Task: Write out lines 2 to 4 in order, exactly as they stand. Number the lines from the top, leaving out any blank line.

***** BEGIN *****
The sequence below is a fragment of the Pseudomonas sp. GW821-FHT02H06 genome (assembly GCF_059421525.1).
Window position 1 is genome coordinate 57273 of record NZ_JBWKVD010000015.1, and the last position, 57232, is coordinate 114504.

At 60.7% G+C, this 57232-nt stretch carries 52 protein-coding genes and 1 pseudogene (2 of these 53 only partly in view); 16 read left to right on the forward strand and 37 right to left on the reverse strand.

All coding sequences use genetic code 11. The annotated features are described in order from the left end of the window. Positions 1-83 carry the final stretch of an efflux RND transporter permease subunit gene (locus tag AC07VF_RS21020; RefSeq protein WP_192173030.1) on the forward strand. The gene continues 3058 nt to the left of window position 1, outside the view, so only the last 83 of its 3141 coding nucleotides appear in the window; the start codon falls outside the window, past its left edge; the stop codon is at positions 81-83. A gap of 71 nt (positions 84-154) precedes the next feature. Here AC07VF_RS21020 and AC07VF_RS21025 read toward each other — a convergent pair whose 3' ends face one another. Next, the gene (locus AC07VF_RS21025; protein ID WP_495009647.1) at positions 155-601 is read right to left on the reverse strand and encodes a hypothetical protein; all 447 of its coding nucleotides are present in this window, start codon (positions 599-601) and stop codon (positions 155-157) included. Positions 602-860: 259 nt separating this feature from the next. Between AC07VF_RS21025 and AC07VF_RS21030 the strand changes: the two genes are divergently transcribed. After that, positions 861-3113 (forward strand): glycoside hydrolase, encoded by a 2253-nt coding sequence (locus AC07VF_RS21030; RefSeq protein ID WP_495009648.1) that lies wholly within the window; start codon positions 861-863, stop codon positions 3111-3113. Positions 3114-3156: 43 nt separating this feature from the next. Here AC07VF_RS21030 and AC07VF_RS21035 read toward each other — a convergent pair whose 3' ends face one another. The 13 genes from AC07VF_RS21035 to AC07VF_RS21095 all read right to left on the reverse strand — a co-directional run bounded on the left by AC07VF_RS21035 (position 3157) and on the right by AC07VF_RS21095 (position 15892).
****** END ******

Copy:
Window position 1 is genome coordinate 57273 of record NZ_JBWKVD010000015.1, and the last position, 57232, is coordinate 114504.

At 60.7% G+C, this 57232-nt stretch carries 52 protein-coding genes and 1 pseudogene (2 of these 53 only partly in view); 16 read left to right on the forward strand and 37 right to left on the reverse strand.

All coding sequences use genetic code 11. The annotated features are described in order from the left end of the window. Positions 1-83 carry the final stretch of an efflux RND transporter permease subunit gene (locus tag AC07VF_RS21020; RefSeq protein WP_192173030.1) on the forward strand. The gene continues 3058 nt to the left of window position 1, outside the view, so only the last 83 of its 3141 coding nucleotides appear in the window; the start codon falls outside the window, past its left edge; the stop codon is at positions 81-83. A gap of 71 nt (positions 84-154) precedes the next feature. Here AC07VF_RS21020 and AC07VF_RS21025 read toward each other — a convergent pair whose 3' ends face one another. Next, the gene (locus AC07VF_RS21025; protein ID WP_495009647.1) at positions 155-601 is read right to left on the reverse strand and encodes a hypothetical protein; all 447 of its coding nucleotides are present in this window, start codon (positions 599-601) and stop codon (positions 155-157) included. Positions 602-860: 259 nt separating this feature from the next. Between AC07VF_RS21025 and AC07VF_RS21030 the strand changes: the two genes are divergently transcribed. After that, positions 861-3113 (forward strand): glycoside hydrolase, encoded by a 2253-nt coding sequence (locus AC07VF_RS21030; RefSeq protein ID WP_495009648.1) that lies wholly within the window; start codon positions 861-863, stop codon positions 3111-3113. Positions 3114-3156: 43 nt separating this feature from the next. Here AC07VF_RS21030 and AC07VF_RS21035 read toward each other — a convergent pair whose 3' ends face one another. The 13 genes from AC07VF_RS21035 to AC07VF_RS21095 all read right to left on the reverse strand — a co-directional run bounded on the left by AC07VF_RS21035 (position 3157) and on the right by AC07VF_RS21095 (position 15892).